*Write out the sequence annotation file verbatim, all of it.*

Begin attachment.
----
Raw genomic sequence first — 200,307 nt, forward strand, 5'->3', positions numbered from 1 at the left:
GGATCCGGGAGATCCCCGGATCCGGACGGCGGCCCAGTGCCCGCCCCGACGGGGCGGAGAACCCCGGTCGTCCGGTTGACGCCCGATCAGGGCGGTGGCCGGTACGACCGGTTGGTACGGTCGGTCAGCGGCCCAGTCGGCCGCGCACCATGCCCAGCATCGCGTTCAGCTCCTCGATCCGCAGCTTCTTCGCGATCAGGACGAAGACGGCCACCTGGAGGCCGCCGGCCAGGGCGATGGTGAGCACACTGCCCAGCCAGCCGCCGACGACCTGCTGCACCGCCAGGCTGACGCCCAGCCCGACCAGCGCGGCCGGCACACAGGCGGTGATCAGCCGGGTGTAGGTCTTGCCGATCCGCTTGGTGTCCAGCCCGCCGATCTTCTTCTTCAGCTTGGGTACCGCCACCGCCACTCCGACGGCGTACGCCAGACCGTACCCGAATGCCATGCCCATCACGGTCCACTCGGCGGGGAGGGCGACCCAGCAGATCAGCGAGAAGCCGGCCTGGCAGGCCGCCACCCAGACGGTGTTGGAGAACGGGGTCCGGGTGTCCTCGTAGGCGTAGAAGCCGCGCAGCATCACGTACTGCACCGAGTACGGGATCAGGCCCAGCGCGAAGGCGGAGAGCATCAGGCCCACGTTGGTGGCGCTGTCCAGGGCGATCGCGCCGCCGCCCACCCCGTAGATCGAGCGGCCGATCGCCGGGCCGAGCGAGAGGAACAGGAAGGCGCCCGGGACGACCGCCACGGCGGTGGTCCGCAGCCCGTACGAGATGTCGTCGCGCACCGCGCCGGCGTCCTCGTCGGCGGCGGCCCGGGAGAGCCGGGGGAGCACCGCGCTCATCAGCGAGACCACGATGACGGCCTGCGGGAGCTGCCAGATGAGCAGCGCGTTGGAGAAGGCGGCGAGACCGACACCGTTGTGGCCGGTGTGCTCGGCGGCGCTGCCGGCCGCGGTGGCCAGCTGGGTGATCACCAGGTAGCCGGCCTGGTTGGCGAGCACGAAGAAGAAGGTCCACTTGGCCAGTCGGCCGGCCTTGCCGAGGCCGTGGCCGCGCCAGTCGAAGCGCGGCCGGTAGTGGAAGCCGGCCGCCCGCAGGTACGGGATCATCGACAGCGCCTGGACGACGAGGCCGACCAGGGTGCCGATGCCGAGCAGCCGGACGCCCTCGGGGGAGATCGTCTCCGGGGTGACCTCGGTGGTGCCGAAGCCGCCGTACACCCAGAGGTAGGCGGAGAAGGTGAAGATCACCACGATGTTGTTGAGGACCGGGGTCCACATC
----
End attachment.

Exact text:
Raw genomic sequence first — 200,307 nt, forward strand, 5'->3', positions numbered from 1 at the left:
GGATCCGGGAGATCCCCGGATCCGGACGGCGGCCCAGTGCCCGCCCCGACGGGGCGGAGAACCCCGGTCGTCCGGTTGACGCCCGATCAGGGCGGTGGCCGGTACGACCGGTTGGTACGGTCGGTCAGCGGCCCAGTCGGCCGCGCACCATGCCCAGCATCGCGTTCAGCTCCTCGATCCGCAGCTTCTTCGCGATCAGGACGAAGACGGCCACCTGGAGGCCGCCGGCCAGGGCGATGGTGAGCACACTGCCCAGCCAGCCGCCGACGACCTGCTGCACCGCCAGGCTGACGCCCAGCCCGACCAGCGCGGCCGGCACACAGGCGGTGATCAGCCGGGTGTAGGTCTTGCCGATCCGCTTGGTGTCCAGCCCGCCGATCTTCTTCTTCAGCTTGGGTACCGCCACCGCCACTCCGACGGCGTACGCCAGACCGTACCCGAATGCCATGCCCATCACGGTCCACTCGGCGGGGAGGGCGACCCAGCAGATCAGCGAGAAGCCGGCCTGGCAGGCCGCCACCCAGACGGTGTTGGAGAACGGGGTCCGGGTGTCCTCGTAGGCGTAGAAGCCGCGCAGCATCACGTACTGCACCGAGTACGGGATCAGGCCCAGCGCGAAGGCGGAGAGCATCAGGCCCACGTTGGTGGCGCTGTCCAGGGCGATCGCGCCGCCGCCCACCCCGTAGATCGAGCGGCCGATCGCCGGGCCGAGCGAGAGGAACAGGAAGGCGCCCGGGACGACCGCCACGGCGGTGGTCCGCAGCCCGTACGAGATGTCGTCGCGCACCGCGCCGGCGTCCTCGTCGGCGGCGGCCCGGGAGAGCCGGGGGAGCACCGCGCTCATCAGCGAGACCACGATGACGGCCTGCGGGAGCTGCCAGATGAGCAGCGCGTTGGAGAAGGCGGCGAGACCGACACCGTTGTGGCCGGTGTGCTCGGCGGCGCTGCCGGCCGCGGTGGCCAGCTGGGTGATCACCAGGTAGCCGGCCTGGTTGGCGAGCACGAAGAAGAAGGTCCACTTGGCCAGTCGGCCGGCCTTGCCGAGGCCGTGGCCGCGCCAGTCGAAGCGCGGCCGGTAGTGGAAGCCGGCCGCCCGCAGGTACGGGATCATCGACAGCGCCTGGACGACGAGGCCGACCAGGGTGCCGATGCCGAGCAGCCGGACGCCCTCGGGGGAGATCGTCTCCGGGGTGACCTCGGTGGTGCCGAAGCCGCCGTACACCCAGAGGTAGGCGGAGAAGGTGAAGATCACCACGATGTTGTTGAGGACCGGGGTCCACATC